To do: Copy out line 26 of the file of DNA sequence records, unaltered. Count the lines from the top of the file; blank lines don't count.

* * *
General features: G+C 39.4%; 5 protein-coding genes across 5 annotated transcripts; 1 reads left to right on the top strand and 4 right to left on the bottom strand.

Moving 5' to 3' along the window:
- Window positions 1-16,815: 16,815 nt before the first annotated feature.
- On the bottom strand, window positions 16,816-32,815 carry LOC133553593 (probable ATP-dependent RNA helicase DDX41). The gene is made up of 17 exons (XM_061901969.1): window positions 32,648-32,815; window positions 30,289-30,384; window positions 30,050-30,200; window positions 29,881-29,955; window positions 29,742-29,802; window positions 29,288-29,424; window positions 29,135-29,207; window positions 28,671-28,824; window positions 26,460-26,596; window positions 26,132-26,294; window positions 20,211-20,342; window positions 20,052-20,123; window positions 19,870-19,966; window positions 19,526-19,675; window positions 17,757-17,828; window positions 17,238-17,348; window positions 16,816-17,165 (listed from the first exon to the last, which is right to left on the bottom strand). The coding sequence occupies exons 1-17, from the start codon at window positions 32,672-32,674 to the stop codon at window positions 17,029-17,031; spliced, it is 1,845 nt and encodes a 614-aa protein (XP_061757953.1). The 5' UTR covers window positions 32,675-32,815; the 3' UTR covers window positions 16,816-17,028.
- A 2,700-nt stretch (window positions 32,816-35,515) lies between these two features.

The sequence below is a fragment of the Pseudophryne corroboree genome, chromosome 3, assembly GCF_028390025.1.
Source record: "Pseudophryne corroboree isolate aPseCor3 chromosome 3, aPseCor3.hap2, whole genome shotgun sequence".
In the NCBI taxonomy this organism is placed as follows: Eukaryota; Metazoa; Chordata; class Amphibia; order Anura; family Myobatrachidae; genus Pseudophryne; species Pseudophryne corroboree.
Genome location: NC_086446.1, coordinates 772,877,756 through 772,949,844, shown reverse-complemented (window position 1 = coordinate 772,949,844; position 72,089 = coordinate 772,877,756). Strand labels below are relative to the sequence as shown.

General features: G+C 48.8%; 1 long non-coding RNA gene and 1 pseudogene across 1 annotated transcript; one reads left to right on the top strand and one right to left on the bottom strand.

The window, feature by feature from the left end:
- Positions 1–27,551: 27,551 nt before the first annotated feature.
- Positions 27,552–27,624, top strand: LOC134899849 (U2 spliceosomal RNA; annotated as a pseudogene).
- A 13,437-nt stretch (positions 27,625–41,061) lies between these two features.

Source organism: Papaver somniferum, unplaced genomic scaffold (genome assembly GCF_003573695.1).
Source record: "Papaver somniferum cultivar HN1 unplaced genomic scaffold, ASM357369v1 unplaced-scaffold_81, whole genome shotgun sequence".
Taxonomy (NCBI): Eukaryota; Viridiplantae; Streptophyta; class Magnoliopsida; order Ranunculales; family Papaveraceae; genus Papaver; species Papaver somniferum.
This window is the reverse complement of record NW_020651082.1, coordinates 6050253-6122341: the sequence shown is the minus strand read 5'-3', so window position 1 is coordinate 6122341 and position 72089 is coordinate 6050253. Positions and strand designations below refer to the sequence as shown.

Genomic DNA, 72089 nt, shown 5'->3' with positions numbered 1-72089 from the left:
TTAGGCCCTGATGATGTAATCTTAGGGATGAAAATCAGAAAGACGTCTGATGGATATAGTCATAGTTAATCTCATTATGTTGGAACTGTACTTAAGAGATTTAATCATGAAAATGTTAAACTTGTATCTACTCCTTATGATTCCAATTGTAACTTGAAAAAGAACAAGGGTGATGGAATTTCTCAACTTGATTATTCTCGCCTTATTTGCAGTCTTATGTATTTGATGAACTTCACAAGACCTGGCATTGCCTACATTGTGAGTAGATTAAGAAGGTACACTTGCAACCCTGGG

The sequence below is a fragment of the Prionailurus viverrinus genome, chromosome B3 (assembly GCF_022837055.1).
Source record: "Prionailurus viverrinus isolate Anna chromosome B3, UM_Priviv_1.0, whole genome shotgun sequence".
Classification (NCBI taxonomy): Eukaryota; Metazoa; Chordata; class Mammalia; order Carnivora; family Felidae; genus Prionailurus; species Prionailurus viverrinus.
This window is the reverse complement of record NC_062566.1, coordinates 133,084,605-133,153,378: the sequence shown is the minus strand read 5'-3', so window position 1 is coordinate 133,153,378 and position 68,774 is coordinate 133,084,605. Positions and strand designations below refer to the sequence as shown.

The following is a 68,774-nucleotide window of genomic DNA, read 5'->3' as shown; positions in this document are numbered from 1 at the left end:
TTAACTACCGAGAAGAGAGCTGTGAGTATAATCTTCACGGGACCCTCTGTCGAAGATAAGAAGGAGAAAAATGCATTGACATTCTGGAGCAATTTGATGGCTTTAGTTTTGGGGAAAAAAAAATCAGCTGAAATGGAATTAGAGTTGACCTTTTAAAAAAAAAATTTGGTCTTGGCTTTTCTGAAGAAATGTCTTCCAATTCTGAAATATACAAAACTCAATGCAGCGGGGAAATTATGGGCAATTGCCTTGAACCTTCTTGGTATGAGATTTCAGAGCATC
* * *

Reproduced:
TTAACTACCGAGAAGAGAGCTGTGAGTATAATCTTCACGGGACCCTCTGTCGAAGATAAGAAGGAGAAAAATGCATTGACATTCTGGAGCAATTTGATGGCTTTAGTTTTGGGGAAAAAAAAATCAGCTGAAATGGAATTAGAGTTGACCTTTTAAAAAAAAAATTTGGTCTTGGCTTTTCTGAAGAAATGTCTTCCAATTCTGAAATATACAAAACTCAATGCAGCGGGGAAATTATGGGCAATTGCCTTGAACCTTCTTGGTATGAGATTTCAGAGCATC